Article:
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tax department regularly. The AO further found that the assessee had declared a closing stock of ₹ 12,02,09,649/- as on 31.03.2002, which formed the opening stock for the previous year under consideration. During the relevant assessment year, the AO found that the assessee had purchased textile goods of ₹ 32,03,768/- and had made sales of ₹ 31,74,818/-. The AO directed the assessee to prove its trading activities and to produce sale tax records. The assessee had claimed that si .....

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32,03,768/- and it was also stated that it did not maintain any bank account during the year and the assessee dealt with tax free goods only there was no necessity for it to file sales tax return. The AO found that during the post search enquiries conducted by the Investigation Wing from the address of the assessee, it indicated that at least 15 (fifteen) number of concerns connected with the Thapar Group were declared as operating from the address, B-340, Hari Nagar, New Delhi and the number m .....

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claim was non-verifiable due to lapse of so many years. The AO also found that most of the concerns of Thapar group had sought to declare this premises as their godown but no such claim was made during search proceedings. The AO observed that in the case of present assessee, all the purchases & sales were in cash. The items purchased & sold were textile & fabrics. The name and style of the textiles & fabrics were Denim, Fabrics K-III Super Fine (N), Fabric (PS), Fabric (PS) Embro .....

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₹ 12,02,38,599/- which was almost the same. Therefore, he observed that the purchases & sales were only out of current year transactions which were held unverifiable and bogus. The AO further observed that it was highly improbable that with a huge stock inventory of goods which change in fashion and taste, the assessee had to make sales from fresh purchases only. The AO observed that the preponderance of probability suggested that the stocks were not genuine but since these were declar .....

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y allow the appeal of the assessee. 3. The revenue and the assessee, being aggrieved by the order of the ld. CIT (A), are in appeal and cross objection before us. 4. The grounds of appeal taken by the revenue in assessment year 2003-04 are as follow :- 1. The Commissioner of Income Tax (Appeal), erred in law and on facts in deleting the addition of ₹ 32,03,768/- on account of unexplained purchase u/s 69C of the Act. 2. The Commissioner of Income Tax (Appeal) erred in law and on facts in de .....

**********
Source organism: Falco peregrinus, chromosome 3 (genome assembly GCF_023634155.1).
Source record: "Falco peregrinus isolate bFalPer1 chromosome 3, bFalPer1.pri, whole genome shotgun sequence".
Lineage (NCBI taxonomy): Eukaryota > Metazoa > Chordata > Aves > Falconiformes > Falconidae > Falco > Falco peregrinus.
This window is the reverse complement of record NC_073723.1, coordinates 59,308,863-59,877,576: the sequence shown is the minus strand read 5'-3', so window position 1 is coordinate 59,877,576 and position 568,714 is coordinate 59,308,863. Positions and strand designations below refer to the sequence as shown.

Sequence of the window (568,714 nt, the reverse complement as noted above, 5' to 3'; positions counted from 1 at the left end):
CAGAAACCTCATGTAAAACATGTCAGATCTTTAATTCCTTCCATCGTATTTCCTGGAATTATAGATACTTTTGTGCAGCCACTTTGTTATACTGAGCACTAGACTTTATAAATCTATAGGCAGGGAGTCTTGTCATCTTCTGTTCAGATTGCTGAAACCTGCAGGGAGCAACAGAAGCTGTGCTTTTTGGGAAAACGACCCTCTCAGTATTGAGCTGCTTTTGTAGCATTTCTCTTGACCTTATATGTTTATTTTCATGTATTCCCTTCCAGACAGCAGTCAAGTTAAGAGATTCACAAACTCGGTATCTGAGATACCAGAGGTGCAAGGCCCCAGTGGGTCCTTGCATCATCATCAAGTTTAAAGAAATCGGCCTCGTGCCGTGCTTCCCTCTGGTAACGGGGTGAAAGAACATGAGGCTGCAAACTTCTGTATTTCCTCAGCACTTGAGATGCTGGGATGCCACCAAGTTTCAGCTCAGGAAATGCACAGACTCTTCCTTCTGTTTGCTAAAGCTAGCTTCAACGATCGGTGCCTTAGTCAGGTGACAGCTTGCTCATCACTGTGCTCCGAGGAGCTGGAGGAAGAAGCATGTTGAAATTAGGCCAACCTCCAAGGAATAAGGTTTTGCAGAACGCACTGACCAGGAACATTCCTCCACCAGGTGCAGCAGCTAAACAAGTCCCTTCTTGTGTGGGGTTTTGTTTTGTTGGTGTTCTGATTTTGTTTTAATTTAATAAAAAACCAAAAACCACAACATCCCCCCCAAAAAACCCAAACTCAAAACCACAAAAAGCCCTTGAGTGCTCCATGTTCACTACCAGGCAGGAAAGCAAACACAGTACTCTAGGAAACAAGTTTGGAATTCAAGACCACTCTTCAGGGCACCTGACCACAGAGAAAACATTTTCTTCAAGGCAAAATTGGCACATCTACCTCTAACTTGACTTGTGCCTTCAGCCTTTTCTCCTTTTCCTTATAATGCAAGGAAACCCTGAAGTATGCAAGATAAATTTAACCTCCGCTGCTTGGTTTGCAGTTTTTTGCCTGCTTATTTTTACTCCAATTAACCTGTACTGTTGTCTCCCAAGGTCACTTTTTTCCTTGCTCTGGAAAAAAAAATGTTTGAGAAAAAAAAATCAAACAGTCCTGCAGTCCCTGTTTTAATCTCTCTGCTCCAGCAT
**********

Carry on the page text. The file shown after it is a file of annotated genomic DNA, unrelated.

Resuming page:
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CIT (A) has failed to appreciate that the notice issued u/s 153C and assessment order passed by the Ld. AO u/s. 153C/143(3) is illegal, bad in law, time barred, without jurisdiction and wrong on facts. The additions made are unjust, unlawful and arbitrary and are made against the principles of natural justice. 2. That on the facts and circumstances of the case and the provisions of law, the Ld. CIT (A) has failed to appreciate that the Ld. AO was not justified to ignore the submissions of the a .....

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procedures prescribed u/s. 153C of the LT. Act and as such the assessment being bad in law deserves to be quashed. 4. That on the facts and circumstances of the case and the provisions of law, the Ld CIT (A) has failed to appreciate that the Ld AO was not justified to ignore the submissions of the appellant that assessment u/s 153C of the Income Tax Act be restricted to assessment in respect of seized documents of incriminating nature in the case of the appellant for only the year to which said .....